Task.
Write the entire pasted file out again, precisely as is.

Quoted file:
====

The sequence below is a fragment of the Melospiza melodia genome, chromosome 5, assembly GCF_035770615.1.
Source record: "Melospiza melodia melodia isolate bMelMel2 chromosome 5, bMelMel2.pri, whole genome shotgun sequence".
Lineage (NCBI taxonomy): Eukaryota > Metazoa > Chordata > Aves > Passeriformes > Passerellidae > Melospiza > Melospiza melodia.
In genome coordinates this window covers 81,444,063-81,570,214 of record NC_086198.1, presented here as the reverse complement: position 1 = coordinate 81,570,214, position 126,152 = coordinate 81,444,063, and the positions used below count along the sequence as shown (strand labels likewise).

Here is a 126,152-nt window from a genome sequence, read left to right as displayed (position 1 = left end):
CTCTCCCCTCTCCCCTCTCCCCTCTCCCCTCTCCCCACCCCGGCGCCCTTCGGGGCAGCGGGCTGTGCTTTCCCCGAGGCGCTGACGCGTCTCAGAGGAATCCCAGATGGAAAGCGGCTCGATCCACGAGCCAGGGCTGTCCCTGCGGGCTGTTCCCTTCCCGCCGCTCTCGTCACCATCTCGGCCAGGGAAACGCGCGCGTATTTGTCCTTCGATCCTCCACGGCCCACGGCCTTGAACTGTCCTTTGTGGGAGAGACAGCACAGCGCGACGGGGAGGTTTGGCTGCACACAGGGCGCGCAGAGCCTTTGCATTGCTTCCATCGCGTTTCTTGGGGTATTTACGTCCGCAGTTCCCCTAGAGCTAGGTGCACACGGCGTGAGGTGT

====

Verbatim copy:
The sequence below is a fragment of the Melospiza melodia genome, chromosome 5, assembly GCF_035770615.1.
Source record: "Melospiza melodia melodia isolate bMelMel2 chromosome 5, bMelMel2.pri, whole genome shotgun sequence".
Lineage (NCBI taxonomy): Eukaryota > Metazoa > Chordata > Aves > Passeriformes > Passerellidae > Melospiza > Melospiza melodia.
In genome coordinates this window covers 81,444,063-81,570,214 of record NC_086198.1, presented here as the reverse complement: position 1 = coordinate 81,570,214, position 126,152 = coordinate 81,444,063, and the positions used below count along the sequence as shown (strand labels likewise).

Here is a 126,152-nt window from a genome sequence, read left to right as displayed (position 1 = left end):
CTCTCCCCTCTCCCCTCTCCCCTCTCCCCTCTCCCCACCCCGGCGCCCTTCGGGGCAGCGGGCTGTGCTTTCCCCGAGGCGCTGACGCGTCTCAGAGGAATCCCAGATGGAAAGCGGCTCGATCCACGAGCCAGGGCTGTCCCTGCGGGCTGTTCCCTTCCCGCCGCTCTCGTCACCATCTCGGCCAGGGAAACGCGCGCGTATTTGTCCTTCGATCCTCCACGGCCCACGGCCTTGAACTGTCCTTTGTGGGAGAGACAGCACAGCGCGACGGGGAGGTTTGGCTGCACACAGGGCGCGCAGAGCCTTTGCATTGCTTCCATCGCGTTTCTTGGGGTATTTACGTCCGCAGTTCCCCTAGAGCTAGGTGCACACGGCGTGAGGTGT